''Take your time, trust your instincts, and find your independence to create great design.&#
Focus on Unique Objects - Rugs,Throw Pillows,Handmade one-of-a-kind Items.
This article has been altered - Original by Gabrielle Savoie FacebookPinterestEmail
Few of us have homes that look as immaculate as homes do in magazines. Budget notwithstanding, most of us simply don't have the stamina to keep our living space in the state of perfection that print magazines command on shoot days. In reality, much more goes into an interior photo shoot than meets the eye: Furniture is moved around, accessories are brought in by the truckload, electric cords are taped to table legs (or simply photoshopped out). Some publications even have soft stylists, people who specialize in making pillows and other textiles look billowy and "perfectly imperfect."
While we shouldn't pressure ourselves to live up to the impossible standards of magazines,it doesn't hurt to learn a few tricks of the trade to make our own homes feel a little more stylish. Enter Colin King, a freelance interior stylist for publications like Architectural Digest. His Instagram feed is a master class in interior styling. He's perfected the art of crafting details that make a space feel elevated and personal. We chatted with him about all the little things that he's learned through styling for a camera lens.
From plates to vintage rugs, pieces that have their own unique set of characteristics enhance spaces, and reflect your personal style.
One of the lessons King has learned through styling shoots for magazines is that objects matter. "I've learned that not only do they bring form and texture to a space—they engage us in conversation. Aunique object, like a quirky nomadic rugor kilim can embody an entire relationship or single experience; they're tied integrally to memories and can shape the identity of the room. When I style, I try to search the homeowner's existing pieces to incorporate into the shot because it retains a laid-back authenticity that never lacks functionality or feels misplaced because it means something to the person who lives there."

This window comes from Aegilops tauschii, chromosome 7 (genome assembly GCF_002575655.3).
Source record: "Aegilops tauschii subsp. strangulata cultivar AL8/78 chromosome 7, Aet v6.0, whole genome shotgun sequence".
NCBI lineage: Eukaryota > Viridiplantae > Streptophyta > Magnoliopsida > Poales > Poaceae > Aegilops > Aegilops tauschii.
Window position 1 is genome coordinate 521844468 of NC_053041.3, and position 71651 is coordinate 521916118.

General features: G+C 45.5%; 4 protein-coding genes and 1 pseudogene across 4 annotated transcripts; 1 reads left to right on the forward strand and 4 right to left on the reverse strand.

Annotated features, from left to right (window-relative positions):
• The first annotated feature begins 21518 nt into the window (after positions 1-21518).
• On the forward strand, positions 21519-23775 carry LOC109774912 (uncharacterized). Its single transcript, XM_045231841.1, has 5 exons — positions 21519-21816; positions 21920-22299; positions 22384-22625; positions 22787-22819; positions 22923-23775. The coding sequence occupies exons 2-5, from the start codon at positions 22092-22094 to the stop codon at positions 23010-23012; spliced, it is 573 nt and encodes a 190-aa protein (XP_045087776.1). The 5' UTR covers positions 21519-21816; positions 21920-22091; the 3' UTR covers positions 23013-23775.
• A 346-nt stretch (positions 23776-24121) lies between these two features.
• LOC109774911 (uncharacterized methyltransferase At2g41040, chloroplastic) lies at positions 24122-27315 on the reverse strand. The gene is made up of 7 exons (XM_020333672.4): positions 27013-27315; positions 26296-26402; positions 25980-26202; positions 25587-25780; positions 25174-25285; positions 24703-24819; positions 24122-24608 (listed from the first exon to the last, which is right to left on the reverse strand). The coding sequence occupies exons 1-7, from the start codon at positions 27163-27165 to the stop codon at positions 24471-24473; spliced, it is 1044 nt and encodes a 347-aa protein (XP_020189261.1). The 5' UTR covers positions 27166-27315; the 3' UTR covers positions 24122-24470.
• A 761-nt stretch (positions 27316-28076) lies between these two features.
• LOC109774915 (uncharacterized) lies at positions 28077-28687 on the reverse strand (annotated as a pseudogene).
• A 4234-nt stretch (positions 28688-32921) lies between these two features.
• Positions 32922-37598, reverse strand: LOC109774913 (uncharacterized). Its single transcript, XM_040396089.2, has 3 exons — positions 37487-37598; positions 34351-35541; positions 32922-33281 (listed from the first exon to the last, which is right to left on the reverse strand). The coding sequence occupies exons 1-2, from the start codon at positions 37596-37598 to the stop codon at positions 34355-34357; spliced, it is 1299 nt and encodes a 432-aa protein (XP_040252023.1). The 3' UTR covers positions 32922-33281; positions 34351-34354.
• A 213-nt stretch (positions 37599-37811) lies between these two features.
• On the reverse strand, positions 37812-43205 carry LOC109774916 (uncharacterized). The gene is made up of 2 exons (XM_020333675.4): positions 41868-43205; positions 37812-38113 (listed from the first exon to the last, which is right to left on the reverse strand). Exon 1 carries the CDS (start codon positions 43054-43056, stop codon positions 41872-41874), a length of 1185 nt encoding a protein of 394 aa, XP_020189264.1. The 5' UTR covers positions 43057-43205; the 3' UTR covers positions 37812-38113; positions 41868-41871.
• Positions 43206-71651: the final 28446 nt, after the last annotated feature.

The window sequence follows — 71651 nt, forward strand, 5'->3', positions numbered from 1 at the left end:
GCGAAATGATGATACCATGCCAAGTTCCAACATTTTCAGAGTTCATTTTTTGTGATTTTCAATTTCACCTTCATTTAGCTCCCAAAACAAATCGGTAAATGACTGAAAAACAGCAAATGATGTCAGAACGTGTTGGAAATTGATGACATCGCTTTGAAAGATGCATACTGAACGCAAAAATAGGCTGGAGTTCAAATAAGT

Some of his favorite objects to always have on hand on shoot days are pillows,rugs, throws, books, and handmade ceramics. "With vintage pillows and throws, it's such an easy way to bring life into the shot. It's a great way to add some texture or a pop of color. I love sourcing ceramics from local artists wherever I'm styling. If I have a prep day, I like to go to artist studios to get the newest piece from the kiln. And whether it's in the material or the form, I love to contrast opulent and quirky elements with stark simplicity when styling with them.
Stylist Tip: "Pick something handmade. There's this revival of the individual and the idea of having truly one-of-a-kind objects that are made by hand. From plates to vintage rugs and furniture, pieces that have their own unique set of characteristics enhance spaces, reflect your personal style, and make your home more magazine-worthy. Try to ignore the consumer culture; no one wants to see an over-staged re-creation of the latest one-look catalog spread.
"My biggest trick when styling. I get my phone out and snap a photo. It's my biggest tool on set. Something my naked eye may miss, my iPhone picks up. When I see my work on screen, I get a whole new perspective on the balance of the composition.
That iPhone trick is essential throughout my day on the job. The camera on my phone allows me to better see how the space will translate through the lens of the photographer."